The Hon’ble Supreme Court considered the appeal and stated that the High Court was not justified by declining the writ petition filed before it only on the ground that an alternative remedy was available to the appellant under certain exceptional situations. The Court laid down certain exceptions when the writ petition is maintainable even if the alternative remedy is not exhausted, which has been already provided by the statute.

The Supreme Court, in the case of Whirlpool Corporation vs Registrar of Trade Marks, Mumbai and Others, stated the exceptions where the Court can entertain a writ petition despite the fact that the party has not availed the existing alternative remedy mentioned in the Act. The exceptions are:

  • When the writ is filed specifically for enforcement of fundamental rights provided in the Indian Constitution;
  • When the principles of natural justice are being violated;
  • When the authority passing the order or conducting proceedings has no jurisdiction to do so;

Also, the question was whether the power exercised by the Revisional authority was valid involving the question of law and not based upon the facts of the case. Thus, the assessee sought relief as to the question of law, which was to be decided by the competent court (here, High Court). The High Court should not have dismissed the petition under exceptional circumstances. The Hon’ble Supreme Court set aside the impugned order given by the High Court.

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The Supreme Court had the option to remand the case to the High Court, but judges considered the time approximately 14 years since the High Court passed the orders. The court, in order to serve justice and not delay the case, heard both parties and passed the order.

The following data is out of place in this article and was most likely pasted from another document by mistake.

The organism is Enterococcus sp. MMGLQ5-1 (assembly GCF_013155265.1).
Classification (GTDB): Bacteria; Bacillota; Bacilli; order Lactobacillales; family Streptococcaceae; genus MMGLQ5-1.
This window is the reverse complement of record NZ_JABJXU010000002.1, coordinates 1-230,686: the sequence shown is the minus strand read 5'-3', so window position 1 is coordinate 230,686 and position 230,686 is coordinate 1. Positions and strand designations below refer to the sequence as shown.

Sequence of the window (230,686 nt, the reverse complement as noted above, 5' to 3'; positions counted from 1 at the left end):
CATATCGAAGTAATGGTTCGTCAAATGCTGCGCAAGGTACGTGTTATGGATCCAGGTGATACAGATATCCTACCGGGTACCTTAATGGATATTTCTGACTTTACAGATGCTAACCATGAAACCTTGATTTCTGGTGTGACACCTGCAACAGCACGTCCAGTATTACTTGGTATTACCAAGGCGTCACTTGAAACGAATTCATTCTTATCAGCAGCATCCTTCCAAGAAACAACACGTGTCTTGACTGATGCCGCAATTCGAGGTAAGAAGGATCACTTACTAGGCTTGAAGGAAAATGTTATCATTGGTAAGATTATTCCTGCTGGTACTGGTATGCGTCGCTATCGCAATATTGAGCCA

As far as the suo moto power of the Revisional Authority is concerned, the authority, as per Section 34, can only exercise its power when it is found that the order passed by the subordinate authority is illegal. The proviso clause lays down certain restrictions as to when the Authority cannot exercise such power. One such restriction is when the matter is pending or has already been settled by the Appellate Authority. In the present situation, the matter was already settled by the Tribunal, being an appellate authority under Section 2 of the VAT Act, and it was nowhere found that the orders passed by the Assessing Authority suffered patent illegality.

Thus, the powers exercised by the Revisional Authority had been justified if the decision made by the Tribunal was set aside. So far, the tribunal’s order was not challenged. The same remained operative. The Revisional Authority had to follow the orders passed by the Tribunal as the Assessing Authority followed.

Therefore, the Hon’ble Supreme Court quashed the challenged orders passed by Revisional Authority dated 2nd March 2009.

Conclusion

The judgement passed by the Hon’ble Court focused on certain aspects, such as wrongful dismissal of the writ petition filed before the High Court on the grounds that there is an already existing remedy under the Act, the exercise of Suo moto powers by the Revisional Authority powers under Section 34 of the Act. The Court also laid emphasis on the difference between “maintainability” and “entertainability” of the writ petition. The aspect of maintainability depends upon the root of the matter, whereas writ being discretionary in nature, depends upon the discretion of the court to entertain such petition or not.

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Read Also: How to File an Income Tax Appeal with ITAT?